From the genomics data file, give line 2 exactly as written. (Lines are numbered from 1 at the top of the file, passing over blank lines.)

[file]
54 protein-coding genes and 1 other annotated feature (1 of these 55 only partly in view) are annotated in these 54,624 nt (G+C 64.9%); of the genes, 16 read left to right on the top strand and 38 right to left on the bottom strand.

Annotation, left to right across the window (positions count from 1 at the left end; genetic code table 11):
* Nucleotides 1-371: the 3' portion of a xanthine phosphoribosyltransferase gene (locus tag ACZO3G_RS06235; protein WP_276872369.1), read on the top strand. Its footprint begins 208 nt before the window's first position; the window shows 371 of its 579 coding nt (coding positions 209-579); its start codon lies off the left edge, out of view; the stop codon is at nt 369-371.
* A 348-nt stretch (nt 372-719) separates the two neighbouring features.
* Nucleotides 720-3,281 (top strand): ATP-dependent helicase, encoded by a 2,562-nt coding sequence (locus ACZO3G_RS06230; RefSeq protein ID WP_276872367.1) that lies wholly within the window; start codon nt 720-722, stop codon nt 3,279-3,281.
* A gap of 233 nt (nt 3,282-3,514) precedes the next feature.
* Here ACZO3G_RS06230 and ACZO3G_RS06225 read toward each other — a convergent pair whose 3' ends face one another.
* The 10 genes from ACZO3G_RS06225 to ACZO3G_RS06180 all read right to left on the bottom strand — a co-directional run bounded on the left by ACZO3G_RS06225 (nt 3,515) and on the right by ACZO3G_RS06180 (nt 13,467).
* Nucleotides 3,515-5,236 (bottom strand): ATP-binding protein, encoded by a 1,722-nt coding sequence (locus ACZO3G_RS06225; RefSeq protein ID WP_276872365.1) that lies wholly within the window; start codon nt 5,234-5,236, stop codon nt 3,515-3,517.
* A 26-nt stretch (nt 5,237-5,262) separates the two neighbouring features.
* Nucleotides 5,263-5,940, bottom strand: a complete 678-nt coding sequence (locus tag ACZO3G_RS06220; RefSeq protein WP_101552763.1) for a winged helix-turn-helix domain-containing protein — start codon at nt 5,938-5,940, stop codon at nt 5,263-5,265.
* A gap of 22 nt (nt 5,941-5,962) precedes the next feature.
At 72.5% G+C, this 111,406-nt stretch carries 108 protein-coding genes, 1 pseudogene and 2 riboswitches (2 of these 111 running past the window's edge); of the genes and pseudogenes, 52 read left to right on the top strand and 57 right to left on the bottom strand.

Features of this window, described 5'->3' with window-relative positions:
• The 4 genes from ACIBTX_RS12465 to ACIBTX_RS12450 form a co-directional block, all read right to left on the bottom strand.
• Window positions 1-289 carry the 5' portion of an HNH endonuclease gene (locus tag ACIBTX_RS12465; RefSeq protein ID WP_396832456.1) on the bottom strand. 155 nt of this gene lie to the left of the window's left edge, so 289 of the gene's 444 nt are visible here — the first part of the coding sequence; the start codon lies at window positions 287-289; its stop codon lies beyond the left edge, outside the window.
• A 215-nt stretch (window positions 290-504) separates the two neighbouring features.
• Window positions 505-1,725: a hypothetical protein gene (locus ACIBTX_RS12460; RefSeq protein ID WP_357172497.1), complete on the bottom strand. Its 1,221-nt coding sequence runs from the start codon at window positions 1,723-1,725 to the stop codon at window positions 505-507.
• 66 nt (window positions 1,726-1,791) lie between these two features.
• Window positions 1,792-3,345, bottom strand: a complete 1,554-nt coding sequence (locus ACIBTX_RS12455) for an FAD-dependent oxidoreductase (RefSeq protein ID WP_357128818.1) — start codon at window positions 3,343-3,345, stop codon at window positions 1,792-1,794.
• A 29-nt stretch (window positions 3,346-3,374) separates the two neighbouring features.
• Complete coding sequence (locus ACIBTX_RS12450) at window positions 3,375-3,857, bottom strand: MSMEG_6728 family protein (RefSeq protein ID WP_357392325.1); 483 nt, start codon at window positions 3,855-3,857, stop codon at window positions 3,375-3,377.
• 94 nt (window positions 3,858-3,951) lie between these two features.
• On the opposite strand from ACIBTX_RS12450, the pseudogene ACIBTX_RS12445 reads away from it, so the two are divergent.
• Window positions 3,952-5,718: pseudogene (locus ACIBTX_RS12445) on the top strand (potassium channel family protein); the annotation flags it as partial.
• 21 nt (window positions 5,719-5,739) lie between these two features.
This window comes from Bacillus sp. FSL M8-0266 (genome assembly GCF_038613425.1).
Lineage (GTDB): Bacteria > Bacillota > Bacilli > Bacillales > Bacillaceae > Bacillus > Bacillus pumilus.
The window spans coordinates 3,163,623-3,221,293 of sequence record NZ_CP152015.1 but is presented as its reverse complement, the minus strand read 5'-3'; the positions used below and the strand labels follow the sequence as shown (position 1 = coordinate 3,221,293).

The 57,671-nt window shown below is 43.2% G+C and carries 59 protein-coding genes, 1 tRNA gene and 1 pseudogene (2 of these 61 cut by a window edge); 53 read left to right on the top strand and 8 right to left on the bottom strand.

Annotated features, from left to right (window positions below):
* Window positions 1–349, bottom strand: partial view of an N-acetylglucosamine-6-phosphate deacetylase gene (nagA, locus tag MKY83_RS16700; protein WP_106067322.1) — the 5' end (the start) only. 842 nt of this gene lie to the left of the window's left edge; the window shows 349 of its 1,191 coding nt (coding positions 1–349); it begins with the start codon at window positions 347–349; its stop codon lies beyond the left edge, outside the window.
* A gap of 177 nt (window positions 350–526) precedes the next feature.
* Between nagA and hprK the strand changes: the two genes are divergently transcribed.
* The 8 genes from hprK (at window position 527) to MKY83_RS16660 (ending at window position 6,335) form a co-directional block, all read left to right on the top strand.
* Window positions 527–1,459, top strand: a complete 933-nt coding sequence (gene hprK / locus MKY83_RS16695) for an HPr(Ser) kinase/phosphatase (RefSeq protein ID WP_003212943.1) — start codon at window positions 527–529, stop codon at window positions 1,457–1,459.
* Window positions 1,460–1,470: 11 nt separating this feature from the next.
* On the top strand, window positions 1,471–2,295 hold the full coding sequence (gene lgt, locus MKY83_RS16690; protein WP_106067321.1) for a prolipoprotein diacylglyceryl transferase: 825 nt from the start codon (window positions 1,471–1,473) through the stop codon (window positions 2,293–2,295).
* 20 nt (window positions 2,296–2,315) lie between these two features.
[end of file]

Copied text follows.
Annotation, left to right across the window (positions count from 1 at the left end; genetic code table 11):